mate (n.1) Look up mate at Dictionary.com
"associate, fellow, comrade," mid-14c., also "companion" (late 14c.), from Middle Low German mate, gemate "one eating at the same table, messmate," from Proto-Germanic *ga-maton "having food (*matiz) together (*ga-)," which is etymologically identical with companion. Cognate with Danish and Swedish mat, German Maat "mate," Dutch maat, from German. Meaning "one of a wedded pair" is attested from 1540s. Used as a form of address by sailors, laborers, etc., since at least mid-15c. Meaning "officer on a merchant vessel is from late 15c.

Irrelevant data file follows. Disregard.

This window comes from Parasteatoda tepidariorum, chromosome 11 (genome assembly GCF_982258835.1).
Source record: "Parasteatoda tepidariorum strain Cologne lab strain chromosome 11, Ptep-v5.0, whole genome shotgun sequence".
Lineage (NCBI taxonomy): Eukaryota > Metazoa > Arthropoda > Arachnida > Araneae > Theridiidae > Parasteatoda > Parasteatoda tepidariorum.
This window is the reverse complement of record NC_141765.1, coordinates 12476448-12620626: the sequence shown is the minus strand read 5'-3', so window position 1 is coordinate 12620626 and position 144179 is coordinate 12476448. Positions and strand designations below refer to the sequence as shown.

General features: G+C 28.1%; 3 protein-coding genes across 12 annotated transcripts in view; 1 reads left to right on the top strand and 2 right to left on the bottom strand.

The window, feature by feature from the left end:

mate (v.1) Look up mate at Dictionary.com
c.1500, "to equal, rival," 1590s as "to match, couple, marry, join in marriage," from mate (n.1). Also, of animals, "to pair for the purpose of breeding." Related: Mated; mating.
mate (v.2) Look up mate at Dictionary.com
"checkmate," c.1300, from Old French mater "to checkmate, defeat, overcome," from mat "checkmated" (see checkmate (v.)).
mate (n.2) Look up mate at Dictionary.com
in chess, "a condition of checkmate," c.1300, mat, from Middle French mat, from Old French mater (see mate (v.2)).